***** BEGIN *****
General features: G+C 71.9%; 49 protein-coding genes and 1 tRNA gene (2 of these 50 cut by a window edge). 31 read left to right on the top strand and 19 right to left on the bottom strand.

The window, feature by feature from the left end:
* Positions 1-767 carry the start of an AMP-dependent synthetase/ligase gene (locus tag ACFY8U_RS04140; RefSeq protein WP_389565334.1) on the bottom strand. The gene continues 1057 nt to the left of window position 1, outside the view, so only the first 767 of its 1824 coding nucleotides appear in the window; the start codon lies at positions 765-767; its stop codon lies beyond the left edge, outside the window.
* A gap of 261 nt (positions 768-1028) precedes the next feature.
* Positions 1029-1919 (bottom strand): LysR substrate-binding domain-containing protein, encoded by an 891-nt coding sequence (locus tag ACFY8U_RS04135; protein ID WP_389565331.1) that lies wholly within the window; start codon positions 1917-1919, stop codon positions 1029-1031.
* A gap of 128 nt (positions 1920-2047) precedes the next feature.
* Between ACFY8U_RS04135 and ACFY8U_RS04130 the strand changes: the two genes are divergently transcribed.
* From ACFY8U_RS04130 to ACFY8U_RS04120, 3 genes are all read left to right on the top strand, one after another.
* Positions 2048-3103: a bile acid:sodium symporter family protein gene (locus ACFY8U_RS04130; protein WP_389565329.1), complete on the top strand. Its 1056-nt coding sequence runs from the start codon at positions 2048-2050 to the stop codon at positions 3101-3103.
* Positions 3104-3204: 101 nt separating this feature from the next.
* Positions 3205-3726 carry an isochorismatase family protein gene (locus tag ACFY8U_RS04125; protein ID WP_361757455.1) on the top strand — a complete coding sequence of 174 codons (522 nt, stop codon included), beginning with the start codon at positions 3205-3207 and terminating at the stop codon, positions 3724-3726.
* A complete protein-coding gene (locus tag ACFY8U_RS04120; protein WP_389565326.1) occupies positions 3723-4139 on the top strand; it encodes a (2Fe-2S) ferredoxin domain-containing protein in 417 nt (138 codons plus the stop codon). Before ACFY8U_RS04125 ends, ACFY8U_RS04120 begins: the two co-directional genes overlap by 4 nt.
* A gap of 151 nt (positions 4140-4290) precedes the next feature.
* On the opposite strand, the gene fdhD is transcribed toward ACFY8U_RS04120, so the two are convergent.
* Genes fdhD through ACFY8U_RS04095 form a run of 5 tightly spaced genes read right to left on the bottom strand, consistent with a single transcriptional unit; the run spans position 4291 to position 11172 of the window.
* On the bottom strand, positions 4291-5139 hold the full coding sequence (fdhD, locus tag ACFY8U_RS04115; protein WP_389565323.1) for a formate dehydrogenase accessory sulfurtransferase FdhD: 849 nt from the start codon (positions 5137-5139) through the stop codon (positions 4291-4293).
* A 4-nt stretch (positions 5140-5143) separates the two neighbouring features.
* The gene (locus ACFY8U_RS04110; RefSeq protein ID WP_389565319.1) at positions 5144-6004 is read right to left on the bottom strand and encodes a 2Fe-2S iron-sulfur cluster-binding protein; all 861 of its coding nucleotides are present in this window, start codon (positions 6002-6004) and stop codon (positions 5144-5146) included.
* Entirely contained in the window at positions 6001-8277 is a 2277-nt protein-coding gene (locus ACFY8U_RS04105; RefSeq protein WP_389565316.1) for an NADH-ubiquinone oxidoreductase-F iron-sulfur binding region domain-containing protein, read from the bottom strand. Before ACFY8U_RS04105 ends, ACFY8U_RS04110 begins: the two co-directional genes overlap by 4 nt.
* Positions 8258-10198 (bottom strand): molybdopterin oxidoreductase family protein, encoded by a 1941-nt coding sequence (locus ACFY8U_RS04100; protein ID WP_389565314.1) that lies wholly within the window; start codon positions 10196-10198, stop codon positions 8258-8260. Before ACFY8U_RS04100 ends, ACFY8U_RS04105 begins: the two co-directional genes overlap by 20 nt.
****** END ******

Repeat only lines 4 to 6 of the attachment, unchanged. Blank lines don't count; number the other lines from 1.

* A gap of 261 nt (positions 768-1028) precedes the next feature.
* Positions 1029-1919 (bottom strand): LysR substrate-binding domain-containing protein, encoded by an 891-nt coding sequence (locus tag ACFY8U_RS04135; protein ID WP_389565331.1) that lies wholly within the window; start codon positions 1917-1919, stop codon positions 1029-1031.
* A gap of 128 nt (positions 1920-2047) precedes the next feature.